Opinion //

Face off: Should we punch Nazis?

With the far right on the march around the globe, we asked two writers: should we punch Nazis?

punch nazis?

Kishor Napier-Raman — For

In the 1940s, millions died defeating fascism. It seems bizarre then, that when faced with its modern incarnation, many would rather devote their attention to shaming other progressives than truly fighting back against this ideology.

It should go without saying that white nationalism is repugnant, evil, and above all, inherently violent. When the far-right talk about the creation of a white ethno-state, they are advocating genocide against people of colour, queer people, and religious minorities.

It is therefore deeply unfair to expect members of those groups to respond to people who want us dead with cold, rational and respectful discourse.

If Charlottesville showed us anything, it’s that these people are increasingly willing to brutalise those who stand in their way. At that point, weak liberal platitudes about how we’re all “Stronger Together™” are woefully inadequate. We must be prepared to fight fire with fire. Violence not only provides self-defence for protesters on the front lines, but also the kind of visceral repudiation of a hate-filled ideology that no twitter hot-take or New York Times think-piece can ever hope to achieve. Indeed, it is the viral, provocative quality  of the punch that makes it such an effective, cathartic symbol of our frustration and anger at resurgent white nationalism.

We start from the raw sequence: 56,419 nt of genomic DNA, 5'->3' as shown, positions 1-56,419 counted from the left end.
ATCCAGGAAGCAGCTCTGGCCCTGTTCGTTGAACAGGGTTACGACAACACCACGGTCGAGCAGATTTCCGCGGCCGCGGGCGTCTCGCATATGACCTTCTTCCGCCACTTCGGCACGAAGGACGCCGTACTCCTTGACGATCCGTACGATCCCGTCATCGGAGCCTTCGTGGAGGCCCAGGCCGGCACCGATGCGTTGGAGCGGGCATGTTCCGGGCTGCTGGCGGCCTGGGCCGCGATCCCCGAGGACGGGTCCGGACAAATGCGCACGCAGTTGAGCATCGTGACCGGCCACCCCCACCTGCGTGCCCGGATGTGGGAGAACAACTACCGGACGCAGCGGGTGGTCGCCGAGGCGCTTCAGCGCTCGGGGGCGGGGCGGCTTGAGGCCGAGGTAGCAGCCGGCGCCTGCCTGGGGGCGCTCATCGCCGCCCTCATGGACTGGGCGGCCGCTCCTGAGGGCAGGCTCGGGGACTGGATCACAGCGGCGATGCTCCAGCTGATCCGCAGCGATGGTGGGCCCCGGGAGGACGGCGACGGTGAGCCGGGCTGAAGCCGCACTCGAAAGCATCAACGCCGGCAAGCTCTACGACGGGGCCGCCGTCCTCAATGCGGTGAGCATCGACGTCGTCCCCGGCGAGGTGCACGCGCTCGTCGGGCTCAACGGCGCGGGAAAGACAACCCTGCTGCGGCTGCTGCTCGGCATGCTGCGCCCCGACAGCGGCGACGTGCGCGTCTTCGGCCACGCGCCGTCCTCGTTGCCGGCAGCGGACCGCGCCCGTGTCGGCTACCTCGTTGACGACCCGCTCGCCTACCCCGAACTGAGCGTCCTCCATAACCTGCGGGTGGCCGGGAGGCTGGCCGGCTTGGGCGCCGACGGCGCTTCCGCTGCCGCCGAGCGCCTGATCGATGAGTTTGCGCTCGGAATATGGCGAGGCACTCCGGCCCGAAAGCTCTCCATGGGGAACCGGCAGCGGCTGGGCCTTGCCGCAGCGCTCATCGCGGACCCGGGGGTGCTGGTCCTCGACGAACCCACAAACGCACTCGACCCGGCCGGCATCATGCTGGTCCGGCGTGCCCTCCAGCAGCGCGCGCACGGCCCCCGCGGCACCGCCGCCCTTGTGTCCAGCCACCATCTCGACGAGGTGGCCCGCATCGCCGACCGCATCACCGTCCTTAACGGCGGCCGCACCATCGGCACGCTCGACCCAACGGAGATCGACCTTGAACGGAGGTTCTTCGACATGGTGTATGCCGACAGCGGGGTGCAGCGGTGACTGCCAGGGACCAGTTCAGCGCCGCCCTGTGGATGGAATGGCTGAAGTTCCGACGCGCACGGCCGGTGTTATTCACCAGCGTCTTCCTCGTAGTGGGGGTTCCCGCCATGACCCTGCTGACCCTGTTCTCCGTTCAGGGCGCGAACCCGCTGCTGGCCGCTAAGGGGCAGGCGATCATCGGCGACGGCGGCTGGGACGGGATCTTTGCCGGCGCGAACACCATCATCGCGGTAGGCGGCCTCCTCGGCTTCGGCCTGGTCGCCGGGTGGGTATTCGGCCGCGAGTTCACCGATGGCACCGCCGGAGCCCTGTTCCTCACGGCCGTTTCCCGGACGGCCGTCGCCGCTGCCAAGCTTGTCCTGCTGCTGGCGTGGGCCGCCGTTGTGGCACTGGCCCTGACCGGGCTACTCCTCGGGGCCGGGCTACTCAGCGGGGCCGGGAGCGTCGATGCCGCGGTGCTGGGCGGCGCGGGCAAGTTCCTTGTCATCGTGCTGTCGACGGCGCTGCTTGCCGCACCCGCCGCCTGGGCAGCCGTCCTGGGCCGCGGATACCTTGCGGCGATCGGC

Punching also serves to cast these views as inherently illegitimate. Many argue that violence turns people away from progressive causes, and martyrises the far right. It is, we are told, only through polite and respectful debate that the Left can ever win the battle for hearts and minds.

Some ideologies, however, do not deserve our respect. They deserve to be treated with scathing contempt. They deserve to be shunned from the political mainstream and violently disregarded. To engage with them ‘respectfully’ is to give hate the veneer of respectability. The solution to resurgent neo-Fascism isn’t to respectfully integrate it into the political mainstream and hope that we can discourse the Nazi away. Instead, we must condemn these people in the clearest terms possible. By punching fascists, we tell society that these ideas are so repugnant that they ought be crushed rather than ‘debated’. We make it abundantly clear that they deserve no respect and ought be ostracised from our politics.

More importantly, punching back strikes at the heart of the white nationalist’s pathological psyche. There is no better way to ‘cuck’ an ideology built around deifying muscular white hyper-masculinity than by making it appear weak. Images of a shell-shocked, post-punch Richard Spencer, or of White Nationalist Chris Cantwell bawling his eyes out are important because they show these people as pathetic and pitiable, directly undermining their self-image of powerful Aryan steel.

There is, of course, a time and place for discourse and reasoned debate. Facing off against hundreds of bloodthirsty, torch-wielding, cross-burning white-supremacists is not one of them.